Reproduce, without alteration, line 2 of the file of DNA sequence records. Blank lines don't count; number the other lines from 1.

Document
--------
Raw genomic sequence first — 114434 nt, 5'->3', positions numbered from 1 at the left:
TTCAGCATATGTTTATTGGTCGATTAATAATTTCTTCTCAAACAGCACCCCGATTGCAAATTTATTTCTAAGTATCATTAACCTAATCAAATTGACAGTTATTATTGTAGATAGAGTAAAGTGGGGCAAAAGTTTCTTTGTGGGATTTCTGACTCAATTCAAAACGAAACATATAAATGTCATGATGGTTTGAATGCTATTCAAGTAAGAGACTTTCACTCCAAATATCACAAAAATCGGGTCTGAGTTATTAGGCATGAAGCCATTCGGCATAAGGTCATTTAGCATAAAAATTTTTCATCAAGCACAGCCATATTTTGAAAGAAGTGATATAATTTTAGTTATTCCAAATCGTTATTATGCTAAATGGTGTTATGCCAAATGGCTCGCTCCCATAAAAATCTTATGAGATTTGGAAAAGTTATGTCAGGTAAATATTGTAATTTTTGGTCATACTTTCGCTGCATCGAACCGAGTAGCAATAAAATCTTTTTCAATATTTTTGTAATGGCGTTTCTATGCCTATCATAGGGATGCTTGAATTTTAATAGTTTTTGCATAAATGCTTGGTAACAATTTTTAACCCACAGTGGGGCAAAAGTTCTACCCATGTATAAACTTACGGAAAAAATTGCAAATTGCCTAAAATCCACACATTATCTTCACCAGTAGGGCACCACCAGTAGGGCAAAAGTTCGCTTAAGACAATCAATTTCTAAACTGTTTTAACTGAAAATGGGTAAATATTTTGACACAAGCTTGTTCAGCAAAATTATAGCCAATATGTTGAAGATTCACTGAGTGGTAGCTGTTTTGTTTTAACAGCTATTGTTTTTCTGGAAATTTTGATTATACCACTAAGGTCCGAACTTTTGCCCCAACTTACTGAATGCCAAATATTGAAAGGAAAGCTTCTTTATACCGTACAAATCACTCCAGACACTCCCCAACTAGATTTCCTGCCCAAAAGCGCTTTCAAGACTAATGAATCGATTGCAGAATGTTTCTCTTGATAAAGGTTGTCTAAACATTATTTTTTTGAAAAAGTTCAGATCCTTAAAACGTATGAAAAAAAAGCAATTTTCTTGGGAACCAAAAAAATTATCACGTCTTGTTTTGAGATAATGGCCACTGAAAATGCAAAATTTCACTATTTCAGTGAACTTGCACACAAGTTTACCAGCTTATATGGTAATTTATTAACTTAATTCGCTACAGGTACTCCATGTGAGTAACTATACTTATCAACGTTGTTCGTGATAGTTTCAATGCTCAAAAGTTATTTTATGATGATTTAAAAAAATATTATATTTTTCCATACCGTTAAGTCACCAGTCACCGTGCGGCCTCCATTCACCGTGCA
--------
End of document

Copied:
TTCAGCATATGTTTATTGGTCGATTAATAATTTCTTCTCAAACAGCACCCCGATTGCAAATTTATTTCTAAGTATCATTAACCTAATCAAATTGACAGTTATTATTGTAGATAGAGTAAAGTGGGGCAAAAGTTTCTTTGTGGGATTTCTGACTCAATTCAAAACGAAACATATAAATGTCATGATGGTTTGAATGCTATTCAAGTAAGAGACTTTCACTCCAAATATCACAAAAATCGGGTCTGAGTTATTAGGCATGAAGCCATTCGGCATAAGGTCATTTAGCATAAAAATTTTTCATCAAGCACAGCCATATTTTGAAAGAAGTGATATAATTTTAGTTATTCCAAATCGTTATTATGCTAAATGGTGTTATGCCAAATGGCTCGCTCCCATAAAAATCTTATGAGATTTGGAAAAGTTATGTCAGGTAAATATTGTAATTTTTGGTCATACTTTCGCTGCATCGAACCGAGTAGCAATAAAATCTTTTTCAATATTTTTGTAATGGCGTTTCTATGCCTATCATAGGGATGCTTGAATTTTAATAGTTTTTGCATAAATGCTTGGTAACAATTTTTAACCCACAGTGGGGCAAAAGTTCTACCCATGTATAAACTTACGGAAAAAATTGCAAATTGCCTAAAATCCACACATTATCTTCACCAGTAGGGCACCACCAGTAGGGCAAAAGTTCGCTTAAGACAATCAATTTCTAAACTGTTTTAACTGAAAATGGGTAAATATTTTGACACAAGCTTGTTCAGCAAAATTATAGCCAATATGTTGAAGATTCACTGAGTGGTAGCTGTTTTGTTTTAACAGCTATTGTTTTTCTGGAAATTTTGATTATACCACTAAGGTCCGAACTTTTGCCCCAACTTACTGAATGCCAAATATTGAAAGGAAAGCTTCTTTATACCGTACAAATCACTCCAGACACTCCCCAACTAGATTTCCTGCCCAAAAGCGCTTTCAAGACTAATGAATCGATTGCAGAATGTTTCTCTTGATAAAGGTTGTCTAAACATTATTTTTTTGAAAAAGTTCAGATCCTTAAAACGTATGAAAAAAAAGCAATTTTCTTGGGAACCAAAAAAATTATCACGTCTTGTTTTGAGATAATGGCCACTGAAAATGCAAAATTTCACTATTTCAGTGAACTTGCACACAAGTTTACCAGCTTATATGGTAATTTATTAACTTAATTCGCTACAGGTACTCCATGTGAGTAACTATACTTATCAACGTTGTTCGTGATAGTTTCAATGCTCAAAAGTTATTTTATGATGATTTAAAAAAATATTATATTTTTCCATACCGTTAAGTCACCAGTCACCGTGCGGCCTCCATTCACCGTGCA